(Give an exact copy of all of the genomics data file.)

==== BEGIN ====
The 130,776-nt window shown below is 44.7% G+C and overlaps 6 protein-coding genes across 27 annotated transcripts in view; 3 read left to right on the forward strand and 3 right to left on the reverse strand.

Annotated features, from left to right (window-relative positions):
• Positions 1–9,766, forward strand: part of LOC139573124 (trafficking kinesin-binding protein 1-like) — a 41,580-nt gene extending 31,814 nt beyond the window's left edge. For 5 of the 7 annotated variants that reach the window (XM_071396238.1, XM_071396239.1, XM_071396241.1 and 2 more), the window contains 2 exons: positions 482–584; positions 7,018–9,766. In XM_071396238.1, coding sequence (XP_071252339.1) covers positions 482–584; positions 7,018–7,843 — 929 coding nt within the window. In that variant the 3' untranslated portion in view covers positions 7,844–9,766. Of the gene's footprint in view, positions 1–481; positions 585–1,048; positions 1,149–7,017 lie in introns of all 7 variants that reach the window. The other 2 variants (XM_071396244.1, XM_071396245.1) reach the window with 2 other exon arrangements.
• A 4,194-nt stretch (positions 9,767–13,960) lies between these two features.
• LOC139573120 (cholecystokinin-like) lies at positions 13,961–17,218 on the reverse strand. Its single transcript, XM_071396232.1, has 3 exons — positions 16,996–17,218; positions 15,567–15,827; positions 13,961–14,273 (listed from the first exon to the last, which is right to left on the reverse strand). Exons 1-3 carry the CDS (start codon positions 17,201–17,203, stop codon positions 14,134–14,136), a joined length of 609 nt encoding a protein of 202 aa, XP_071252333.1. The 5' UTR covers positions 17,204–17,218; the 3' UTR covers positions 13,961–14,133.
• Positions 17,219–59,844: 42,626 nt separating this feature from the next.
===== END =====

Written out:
The 130,776-nt window shown below is 44.7% G+C and overlaps 6 protein-coding genes across 27 annotated transcripts in view; 3 read left to right on the forward strand and 3 right to left on the reverse strand.

Annotated features, from left to right (window-relative positions):
• Positions 1–9,766, forward strand: part of LOC139573124 (trafficking kinesin-binding protein 1-like) — a 41,580-nt gene extending 31,814 nt beyond the window's left edge. For 5 of the 7 annotated variants that reach the window (XM_071396238.1, XM_071396239.1, XM_071396241.1 and 2 more), the window contains 2 exons: positions 482–584; positions 7,018–9,766. In XM_071396238.1, coding sequence (XP_071252339.1) covers positions 482–584; positions 7,018–7,843 — 929 coding nt within the window. In that variant the 3' untranslated portion in view covers positions 7,844–9,766. Of the gene's footprint in view, positions 1–481; positions 585–1,048; positions 1,149–7,017 lie in introns of all 7 variants that reach the window. The other 2 variants (XM_071396244.1, XM_071396245.1) reach the window with 2 other exon arrangements.
• A 4,194-nt stretch (positions 9,767–13,960) lies between these two features.
• LOC139573120 (cholecystokinin-like) lies at positions 13,961–17,218 on the reverse strand. Its single transcript, XM_071396232.1, has 3 exons — positions 16,996–17,218; positions 15,567–15,827; positions 13,961–14,273 (listed from the first exon to the last, which is right to left on the reverse strand). Exons 1-3 carry the CDS (start codon positions 17,201–17,203, stop codon positions 14,134–14,136), a joined length of 609 nt encoding a protein of 202 aa, XP_071252333.1. The 5' UTR covers positions 17,204–17,218; the 3' UTR covers positions 13,961–14,133.
• Positions 17,219–59,844: 42,626 nt separating this feature from the next.